A) BRCA1. The BRCA1 gene is located on the long q-arm of chromosome 17, consisting of 1,863 amino acids, which encompasses four major domains including a 1) zinc finger (C3HC4 type) 2) nuclear localization signal 3) nuclear export signal motif and 4) BRCA1 C-terminus (BRCT) domain. There are six isoforms which are known to be associated with BRCA1. The human gene encodes a tumor suppressor protein that is responsible for repairing damaged DNA and for destroying cells when DNA cannot be repaired. BRCA1 is also involved in the repair of chromosomal damage, with a role in the repair of DNA double-stranded breaks.[28, 29] If BRCA1 is damaged by mutation and DNA damage is not properly repaired, these events may increase the risk for breast cancer. BRCA1 and BRCA2 are known as proto-oncogenes termed “breast cancer susceptibility type 1 genes” and code for proteins regulating cell growth and differentiation in cells of breast and other tissues. BRCA1 can combine with other proteins, such as tumor suppressors, DNA damage sensors, RNA polymerase-II, and histone deactylase to form large multi-subunit protein complexes. BRCA1 can also play roles not only in DNA repair, but in transcription, ubiquitination, transcriptional regulation, and other cell functions.[30, 31]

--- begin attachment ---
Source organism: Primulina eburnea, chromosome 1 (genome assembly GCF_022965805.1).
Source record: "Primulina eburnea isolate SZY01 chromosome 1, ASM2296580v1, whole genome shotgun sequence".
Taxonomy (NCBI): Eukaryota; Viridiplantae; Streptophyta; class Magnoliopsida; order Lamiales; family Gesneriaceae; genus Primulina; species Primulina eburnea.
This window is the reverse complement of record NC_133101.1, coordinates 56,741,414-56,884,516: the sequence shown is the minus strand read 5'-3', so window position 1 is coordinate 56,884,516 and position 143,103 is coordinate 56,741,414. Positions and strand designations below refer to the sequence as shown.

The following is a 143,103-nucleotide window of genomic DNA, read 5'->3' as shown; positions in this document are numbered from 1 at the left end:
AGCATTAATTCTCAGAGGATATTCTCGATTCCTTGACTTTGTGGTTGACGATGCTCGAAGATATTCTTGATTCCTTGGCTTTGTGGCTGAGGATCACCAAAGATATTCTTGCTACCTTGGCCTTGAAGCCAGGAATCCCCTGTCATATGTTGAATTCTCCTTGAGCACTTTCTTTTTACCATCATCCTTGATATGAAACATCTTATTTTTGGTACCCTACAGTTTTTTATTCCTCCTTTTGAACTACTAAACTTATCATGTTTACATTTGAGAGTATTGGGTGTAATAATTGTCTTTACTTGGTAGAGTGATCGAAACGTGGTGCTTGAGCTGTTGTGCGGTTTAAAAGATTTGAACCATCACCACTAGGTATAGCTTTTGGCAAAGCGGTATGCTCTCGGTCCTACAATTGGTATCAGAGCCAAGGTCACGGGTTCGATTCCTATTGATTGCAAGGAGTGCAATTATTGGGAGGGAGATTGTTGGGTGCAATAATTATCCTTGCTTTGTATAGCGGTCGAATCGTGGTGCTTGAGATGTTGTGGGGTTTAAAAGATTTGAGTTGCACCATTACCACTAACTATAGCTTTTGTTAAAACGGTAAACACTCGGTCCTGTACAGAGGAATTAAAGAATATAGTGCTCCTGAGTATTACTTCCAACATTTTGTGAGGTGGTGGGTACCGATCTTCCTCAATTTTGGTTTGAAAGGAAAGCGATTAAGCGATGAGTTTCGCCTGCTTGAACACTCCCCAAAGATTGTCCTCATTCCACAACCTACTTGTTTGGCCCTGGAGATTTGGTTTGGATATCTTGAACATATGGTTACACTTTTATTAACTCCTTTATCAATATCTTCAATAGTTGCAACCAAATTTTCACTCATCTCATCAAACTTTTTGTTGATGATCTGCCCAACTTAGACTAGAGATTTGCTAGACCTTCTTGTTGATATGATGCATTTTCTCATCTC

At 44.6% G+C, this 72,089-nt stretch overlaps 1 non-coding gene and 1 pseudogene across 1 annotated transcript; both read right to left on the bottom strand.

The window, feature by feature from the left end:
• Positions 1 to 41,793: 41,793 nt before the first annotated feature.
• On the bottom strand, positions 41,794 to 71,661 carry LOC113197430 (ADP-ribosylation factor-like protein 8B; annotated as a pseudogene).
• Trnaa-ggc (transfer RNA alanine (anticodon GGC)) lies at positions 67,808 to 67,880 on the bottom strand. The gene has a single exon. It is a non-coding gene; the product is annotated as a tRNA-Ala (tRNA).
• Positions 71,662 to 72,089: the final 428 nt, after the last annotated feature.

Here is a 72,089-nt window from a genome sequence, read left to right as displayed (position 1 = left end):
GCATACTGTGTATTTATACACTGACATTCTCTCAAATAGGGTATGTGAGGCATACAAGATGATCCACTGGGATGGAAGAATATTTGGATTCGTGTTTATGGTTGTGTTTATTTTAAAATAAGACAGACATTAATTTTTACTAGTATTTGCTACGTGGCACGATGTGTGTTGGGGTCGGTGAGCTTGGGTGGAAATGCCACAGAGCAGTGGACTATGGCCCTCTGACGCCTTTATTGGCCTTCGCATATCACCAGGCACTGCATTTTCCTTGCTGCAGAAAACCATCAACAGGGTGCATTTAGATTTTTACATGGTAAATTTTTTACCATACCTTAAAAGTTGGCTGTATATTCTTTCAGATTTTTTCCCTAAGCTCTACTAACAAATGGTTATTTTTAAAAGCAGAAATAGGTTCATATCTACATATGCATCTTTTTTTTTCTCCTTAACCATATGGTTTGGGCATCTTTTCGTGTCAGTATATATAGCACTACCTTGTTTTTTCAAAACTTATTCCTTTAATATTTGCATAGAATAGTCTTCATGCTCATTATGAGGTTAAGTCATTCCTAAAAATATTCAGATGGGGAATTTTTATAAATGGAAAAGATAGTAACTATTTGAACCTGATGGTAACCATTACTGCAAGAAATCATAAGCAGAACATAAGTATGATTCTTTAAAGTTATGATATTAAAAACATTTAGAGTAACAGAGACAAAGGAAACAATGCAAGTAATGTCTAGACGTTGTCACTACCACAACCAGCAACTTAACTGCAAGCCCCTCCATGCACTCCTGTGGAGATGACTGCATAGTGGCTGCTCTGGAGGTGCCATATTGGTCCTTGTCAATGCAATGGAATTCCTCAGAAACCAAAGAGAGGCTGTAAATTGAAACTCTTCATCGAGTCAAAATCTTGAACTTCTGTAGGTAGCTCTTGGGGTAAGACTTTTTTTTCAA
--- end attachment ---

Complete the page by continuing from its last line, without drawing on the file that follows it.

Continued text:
B) BRCA2. The BRCA2 gene and protein product, similar to BRCA1, are tumor suppressors referred to as caretaker genes/ proteins found in all humans and primates. The BRCA2 gene is referred to as the “breast cancer type 2 susceptibility gene,” responsible for repairing damaged DNA and chromosomal damage, and inducing cell death in cells where DNA cannot be repaired.[31] The gene is located on the long q-arm of chromosome-13 encoding a protein of 3,418 AAs. Some functions of BRCA2 and BRCA1 are interrelated, even though their molecular structures differ in size. BRCA2 binds to single-strand DNA and directly interacts with the recombinase enzyme RAD51 to stimulate strand invasion, which is a vital step of homologous recombination.[32] PALB2, a partner and localizer of BRCA2, functions synergistically with BRCA2 by linking to a piccolo protein to further promote strand invasion. [33] Like BRCA1, the BRCA2 protein can regulate the activity of other genes and play multiple roles during development.